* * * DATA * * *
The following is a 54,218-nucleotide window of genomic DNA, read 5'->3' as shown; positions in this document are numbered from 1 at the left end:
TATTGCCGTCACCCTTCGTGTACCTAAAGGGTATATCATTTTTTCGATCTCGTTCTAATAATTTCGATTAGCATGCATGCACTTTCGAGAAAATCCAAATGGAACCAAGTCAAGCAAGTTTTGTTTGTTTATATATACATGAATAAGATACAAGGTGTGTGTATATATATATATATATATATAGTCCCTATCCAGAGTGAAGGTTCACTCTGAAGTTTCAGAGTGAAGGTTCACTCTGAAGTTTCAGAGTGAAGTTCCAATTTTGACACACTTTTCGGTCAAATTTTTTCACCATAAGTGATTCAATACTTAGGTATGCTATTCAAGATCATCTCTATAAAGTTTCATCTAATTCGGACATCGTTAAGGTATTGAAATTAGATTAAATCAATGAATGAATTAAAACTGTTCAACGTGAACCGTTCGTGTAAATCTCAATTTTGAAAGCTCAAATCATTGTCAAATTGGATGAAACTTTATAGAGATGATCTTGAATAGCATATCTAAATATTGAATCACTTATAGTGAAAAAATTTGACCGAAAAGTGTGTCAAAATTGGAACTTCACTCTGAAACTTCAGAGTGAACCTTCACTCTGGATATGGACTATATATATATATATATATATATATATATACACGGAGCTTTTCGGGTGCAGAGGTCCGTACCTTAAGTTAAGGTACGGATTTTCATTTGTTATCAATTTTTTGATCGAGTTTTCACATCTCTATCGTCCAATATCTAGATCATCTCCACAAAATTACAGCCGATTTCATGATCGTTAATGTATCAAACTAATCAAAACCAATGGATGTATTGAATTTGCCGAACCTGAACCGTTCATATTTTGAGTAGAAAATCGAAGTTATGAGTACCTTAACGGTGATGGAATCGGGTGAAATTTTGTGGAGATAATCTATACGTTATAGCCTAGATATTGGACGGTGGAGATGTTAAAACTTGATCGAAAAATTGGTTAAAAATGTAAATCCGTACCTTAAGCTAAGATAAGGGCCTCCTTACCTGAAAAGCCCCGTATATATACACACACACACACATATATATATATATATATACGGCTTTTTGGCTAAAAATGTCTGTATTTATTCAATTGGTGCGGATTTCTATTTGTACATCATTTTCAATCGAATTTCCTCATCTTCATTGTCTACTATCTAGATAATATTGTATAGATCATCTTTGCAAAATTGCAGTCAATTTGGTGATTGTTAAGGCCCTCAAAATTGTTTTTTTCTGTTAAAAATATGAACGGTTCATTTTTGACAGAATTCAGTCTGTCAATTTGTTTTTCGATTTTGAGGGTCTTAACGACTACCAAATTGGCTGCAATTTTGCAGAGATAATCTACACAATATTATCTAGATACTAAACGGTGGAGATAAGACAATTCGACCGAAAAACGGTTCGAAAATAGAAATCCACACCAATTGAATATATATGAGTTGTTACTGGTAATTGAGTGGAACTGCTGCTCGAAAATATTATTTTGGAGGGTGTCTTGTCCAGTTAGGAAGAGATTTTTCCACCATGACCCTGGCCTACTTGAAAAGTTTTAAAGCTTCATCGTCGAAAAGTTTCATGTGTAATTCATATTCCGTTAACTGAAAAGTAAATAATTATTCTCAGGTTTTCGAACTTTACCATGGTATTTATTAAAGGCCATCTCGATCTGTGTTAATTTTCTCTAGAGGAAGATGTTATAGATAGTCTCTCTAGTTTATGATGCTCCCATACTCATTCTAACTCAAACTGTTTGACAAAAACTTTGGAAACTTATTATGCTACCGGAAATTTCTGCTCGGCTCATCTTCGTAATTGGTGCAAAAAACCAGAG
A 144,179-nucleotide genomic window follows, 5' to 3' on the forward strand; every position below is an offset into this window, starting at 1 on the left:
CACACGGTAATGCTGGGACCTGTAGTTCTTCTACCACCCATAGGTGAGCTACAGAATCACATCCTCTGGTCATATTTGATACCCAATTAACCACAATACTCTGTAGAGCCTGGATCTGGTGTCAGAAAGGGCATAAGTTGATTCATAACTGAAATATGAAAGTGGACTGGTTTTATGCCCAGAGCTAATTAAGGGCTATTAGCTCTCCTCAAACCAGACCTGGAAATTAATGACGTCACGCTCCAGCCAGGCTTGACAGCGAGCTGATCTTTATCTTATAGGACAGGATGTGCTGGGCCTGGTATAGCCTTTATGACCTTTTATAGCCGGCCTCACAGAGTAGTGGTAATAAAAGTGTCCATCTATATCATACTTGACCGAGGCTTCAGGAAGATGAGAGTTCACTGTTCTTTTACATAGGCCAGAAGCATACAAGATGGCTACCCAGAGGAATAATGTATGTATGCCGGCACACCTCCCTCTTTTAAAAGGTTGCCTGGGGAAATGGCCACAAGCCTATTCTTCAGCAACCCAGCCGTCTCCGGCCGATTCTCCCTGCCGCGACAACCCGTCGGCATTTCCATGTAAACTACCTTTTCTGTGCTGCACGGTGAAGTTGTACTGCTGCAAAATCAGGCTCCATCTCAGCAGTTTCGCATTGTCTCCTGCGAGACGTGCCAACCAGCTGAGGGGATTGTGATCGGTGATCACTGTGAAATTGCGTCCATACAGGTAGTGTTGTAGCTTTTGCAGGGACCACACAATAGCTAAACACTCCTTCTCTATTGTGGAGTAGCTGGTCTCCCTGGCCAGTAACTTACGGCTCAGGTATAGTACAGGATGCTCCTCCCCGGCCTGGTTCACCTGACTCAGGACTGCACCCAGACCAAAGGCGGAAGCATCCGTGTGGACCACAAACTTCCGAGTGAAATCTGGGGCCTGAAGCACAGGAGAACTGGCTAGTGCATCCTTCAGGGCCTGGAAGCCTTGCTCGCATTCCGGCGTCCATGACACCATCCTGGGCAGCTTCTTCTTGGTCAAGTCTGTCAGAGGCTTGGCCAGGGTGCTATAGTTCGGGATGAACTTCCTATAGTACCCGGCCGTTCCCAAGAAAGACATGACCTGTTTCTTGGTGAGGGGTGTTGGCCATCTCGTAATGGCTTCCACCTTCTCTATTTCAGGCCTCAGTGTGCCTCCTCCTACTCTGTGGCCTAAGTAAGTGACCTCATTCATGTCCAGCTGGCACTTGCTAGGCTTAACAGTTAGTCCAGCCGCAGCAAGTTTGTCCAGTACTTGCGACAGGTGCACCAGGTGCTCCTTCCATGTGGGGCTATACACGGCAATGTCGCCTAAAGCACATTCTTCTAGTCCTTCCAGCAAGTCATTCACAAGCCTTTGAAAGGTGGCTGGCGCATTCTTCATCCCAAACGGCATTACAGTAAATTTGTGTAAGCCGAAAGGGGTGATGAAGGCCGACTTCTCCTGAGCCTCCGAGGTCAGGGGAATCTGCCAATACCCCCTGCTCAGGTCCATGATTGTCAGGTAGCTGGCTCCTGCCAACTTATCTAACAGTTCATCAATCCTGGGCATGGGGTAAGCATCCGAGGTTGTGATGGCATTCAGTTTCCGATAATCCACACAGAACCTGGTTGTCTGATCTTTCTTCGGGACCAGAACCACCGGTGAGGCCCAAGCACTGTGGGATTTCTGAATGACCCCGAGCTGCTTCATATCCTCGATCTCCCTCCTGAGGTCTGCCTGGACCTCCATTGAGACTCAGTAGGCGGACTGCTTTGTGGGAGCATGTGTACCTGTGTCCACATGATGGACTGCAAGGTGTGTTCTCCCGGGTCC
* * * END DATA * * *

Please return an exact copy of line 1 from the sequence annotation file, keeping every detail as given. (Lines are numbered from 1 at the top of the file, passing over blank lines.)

The following is a 54,218-nucleotide window of genomic DNA, read 5'->3' as shown; positions in this document are numbered from 1 at the left end: